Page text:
• I think your family made Tehachapi Mountain history when you carried your youngest son to the top, on your back, then quickly whipped out a loaf of bread complete with jars of peanut butter and jelly making sandwiches for your 4 boys. Then on another trip navigated your troop up the mountain in the snow! You are my hero. Here is a pic from one of the trips I have had the privilege to have walked along side you.
      http://flic.kr/p/aD8Zfu

  10. Oh wow!!! I definitely wasn’t expecting THAT!!! How sad! 🙁 I feel like Wyman needs to get his act together, because this is dumb. What will you guys do?! You’ll just have to find another mountain to train on… oh wait… that was the last one. I’m sorry mom 🙁
    P.S. I’m glad you found that picture of me. OH man, those were the days 🙂

    • I am thankful for many memories on the mountain with family, friends, new acquaintances, and students. You are right in the Tehachapi area there is very little left to be hiked on that is not designated as No Trespassing. Funny we live in such a gorgeous natural area and can’t even access miles and miles of untouched land. Hard to comprehend.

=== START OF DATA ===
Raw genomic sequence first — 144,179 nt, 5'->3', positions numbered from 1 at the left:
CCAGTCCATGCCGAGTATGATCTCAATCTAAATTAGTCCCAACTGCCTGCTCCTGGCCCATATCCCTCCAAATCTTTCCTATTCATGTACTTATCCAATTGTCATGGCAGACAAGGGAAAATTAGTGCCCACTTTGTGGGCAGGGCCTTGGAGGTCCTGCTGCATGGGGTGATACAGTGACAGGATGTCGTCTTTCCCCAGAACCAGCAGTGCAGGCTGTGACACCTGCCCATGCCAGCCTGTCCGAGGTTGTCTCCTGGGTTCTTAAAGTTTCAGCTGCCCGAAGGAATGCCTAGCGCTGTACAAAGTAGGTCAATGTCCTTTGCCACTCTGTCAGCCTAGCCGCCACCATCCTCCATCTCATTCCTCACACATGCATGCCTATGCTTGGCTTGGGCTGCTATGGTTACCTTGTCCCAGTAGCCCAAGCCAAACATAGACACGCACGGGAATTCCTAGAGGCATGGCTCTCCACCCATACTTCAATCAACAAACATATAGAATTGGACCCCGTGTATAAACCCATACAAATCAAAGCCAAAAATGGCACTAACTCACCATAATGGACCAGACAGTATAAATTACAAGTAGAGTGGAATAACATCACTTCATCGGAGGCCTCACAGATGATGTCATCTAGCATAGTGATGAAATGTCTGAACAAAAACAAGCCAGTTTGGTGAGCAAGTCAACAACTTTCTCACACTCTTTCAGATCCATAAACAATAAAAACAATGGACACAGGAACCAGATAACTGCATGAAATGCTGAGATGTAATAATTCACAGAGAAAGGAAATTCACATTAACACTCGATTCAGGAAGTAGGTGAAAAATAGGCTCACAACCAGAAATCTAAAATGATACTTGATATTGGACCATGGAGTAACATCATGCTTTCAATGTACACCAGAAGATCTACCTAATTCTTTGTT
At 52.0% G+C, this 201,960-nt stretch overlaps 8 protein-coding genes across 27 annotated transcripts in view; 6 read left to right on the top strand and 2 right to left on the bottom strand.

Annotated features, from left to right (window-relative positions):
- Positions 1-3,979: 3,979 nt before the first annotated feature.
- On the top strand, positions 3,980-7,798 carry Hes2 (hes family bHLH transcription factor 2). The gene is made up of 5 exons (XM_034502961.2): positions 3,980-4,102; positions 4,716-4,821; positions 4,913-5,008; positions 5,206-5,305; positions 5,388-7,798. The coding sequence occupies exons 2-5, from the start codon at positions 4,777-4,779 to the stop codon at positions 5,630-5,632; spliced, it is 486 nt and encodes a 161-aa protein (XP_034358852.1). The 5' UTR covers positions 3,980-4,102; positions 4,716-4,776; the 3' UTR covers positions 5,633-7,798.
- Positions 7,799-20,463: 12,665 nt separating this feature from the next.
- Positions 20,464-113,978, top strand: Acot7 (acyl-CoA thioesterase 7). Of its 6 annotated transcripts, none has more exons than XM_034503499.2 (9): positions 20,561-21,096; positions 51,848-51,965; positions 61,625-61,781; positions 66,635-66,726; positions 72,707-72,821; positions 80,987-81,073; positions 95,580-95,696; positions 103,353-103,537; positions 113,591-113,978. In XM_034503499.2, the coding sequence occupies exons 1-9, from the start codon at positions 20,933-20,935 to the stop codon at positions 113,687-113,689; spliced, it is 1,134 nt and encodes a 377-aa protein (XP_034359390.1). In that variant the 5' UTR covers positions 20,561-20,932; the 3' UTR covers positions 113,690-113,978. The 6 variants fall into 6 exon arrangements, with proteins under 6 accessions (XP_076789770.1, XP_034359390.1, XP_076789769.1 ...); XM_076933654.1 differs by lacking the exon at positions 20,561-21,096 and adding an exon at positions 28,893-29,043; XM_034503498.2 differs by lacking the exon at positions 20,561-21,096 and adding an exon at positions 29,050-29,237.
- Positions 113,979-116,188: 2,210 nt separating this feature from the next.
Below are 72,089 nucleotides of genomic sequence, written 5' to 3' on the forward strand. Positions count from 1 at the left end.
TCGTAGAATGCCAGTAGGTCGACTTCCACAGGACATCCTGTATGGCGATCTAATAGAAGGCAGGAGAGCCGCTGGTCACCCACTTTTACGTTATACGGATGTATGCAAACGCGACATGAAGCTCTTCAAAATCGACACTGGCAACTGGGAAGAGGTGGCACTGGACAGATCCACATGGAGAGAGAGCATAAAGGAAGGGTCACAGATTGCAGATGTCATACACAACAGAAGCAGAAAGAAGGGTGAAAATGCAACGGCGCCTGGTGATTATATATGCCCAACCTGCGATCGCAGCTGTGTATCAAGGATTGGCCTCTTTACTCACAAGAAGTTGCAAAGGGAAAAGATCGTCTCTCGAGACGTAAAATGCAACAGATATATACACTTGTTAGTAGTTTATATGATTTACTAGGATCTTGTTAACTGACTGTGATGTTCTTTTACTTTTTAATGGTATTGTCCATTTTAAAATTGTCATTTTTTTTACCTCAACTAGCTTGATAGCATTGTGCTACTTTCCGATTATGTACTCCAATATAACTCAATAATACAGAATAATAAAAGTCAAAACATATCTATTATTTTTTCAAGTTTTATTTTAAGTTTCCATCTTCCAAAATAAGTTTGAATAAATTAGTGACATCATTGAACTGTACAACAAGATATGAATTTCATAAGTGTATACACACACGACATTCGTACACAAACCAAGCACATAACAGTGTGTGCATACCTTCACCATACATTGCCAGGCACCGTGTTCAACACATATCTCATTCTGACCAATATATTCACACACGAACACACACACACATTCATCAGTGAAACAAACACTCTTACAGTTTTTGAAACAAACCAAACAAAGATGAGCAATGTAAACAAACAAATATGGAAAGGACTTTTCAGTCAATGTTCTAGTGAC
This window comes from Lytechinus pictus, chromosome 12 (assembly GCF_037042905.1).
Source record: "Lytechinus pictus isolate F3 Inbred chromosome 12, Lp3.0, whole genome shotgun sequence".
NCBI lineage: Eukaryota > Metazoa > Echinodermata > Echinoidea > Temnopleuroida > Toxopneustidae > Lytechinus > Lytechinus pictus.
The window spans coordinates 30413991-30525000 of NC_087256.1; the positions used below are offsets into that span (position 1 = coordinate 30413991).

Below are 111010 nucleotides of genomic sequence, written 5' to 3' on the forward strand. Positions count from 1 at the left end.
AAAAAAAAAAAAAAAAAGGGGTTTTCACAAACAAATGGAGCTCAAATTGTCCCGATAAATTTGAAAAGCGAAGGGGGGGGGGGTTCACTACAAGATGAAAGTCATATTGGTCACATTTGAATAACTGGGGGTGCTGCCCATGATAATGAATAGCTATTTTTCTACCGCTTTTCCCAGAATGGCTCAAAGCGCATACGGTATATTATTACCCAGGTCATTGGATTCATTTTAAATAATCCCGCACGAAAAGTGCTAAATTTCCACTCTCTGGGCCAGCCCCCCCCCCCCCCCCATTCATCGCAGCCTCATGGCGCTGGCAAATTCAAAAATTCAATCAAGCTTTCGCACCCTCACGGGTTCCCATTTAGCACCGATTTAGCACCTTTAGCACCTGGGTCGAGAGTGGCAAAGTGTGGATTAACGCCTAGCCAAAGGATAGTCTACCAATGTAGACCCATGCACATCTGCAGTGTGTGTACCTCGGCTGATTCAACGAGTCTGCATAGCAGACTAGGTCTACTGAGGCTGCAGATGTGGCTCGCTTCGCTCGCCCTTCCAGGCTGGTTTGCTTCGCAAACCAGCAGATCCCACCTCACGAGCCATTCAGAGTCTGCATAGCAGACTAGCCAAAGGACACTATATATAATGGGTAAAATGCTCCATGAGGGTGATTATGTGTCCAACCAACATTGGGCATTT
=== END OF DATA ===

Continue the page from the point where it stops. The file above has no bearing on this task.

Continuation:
11. That’s terrible! I remember you telling us about how the others were closed and how much you loved hiking there. I hope it changes.

  12. Brandy Watts

    Where is the sign, the ammo box full of notebooks? Our local historians should have those. The signatures are precious … the summit register is like a wishing well in the sky .. only, these wishes were granted…..

    • Boy that is what I would like to know! I have looked forward to reading hiker’s philosophies on life, love, celebration, and heartaches in the notebooks. Optimistically I have to believe that they have been preserved in a safe place. I to have a lot of questions. What incident really spurred this decision? Did the new signs that were installed this last summer have anything to do with it? Who put up the signs to start with? Hunters? Are there really hunters up there? Loggers? I have not seen a logger up there since they cleared the area a few years ago. I have on the other hand encountered bear, wild boar, deer, and an occasionally squirrel. You have brought up important questions. Thank you.

  13. What a sad, sad story. I am so sorry. I know how much that mountain has meant to you and your family. John will never forget his one and only climb! Do you need me to write a letter or sign a petition?

    • Ma Clare, Yep, very sad. I will let you know when I hear more and what the public can do.

    • Glad you joined “Free Tehachapi Peak” on Facebook. Hopefully more information will be up and coming. So many people I think have been inspired by climbing this mountain to do other things they felt might otherwise be impossible.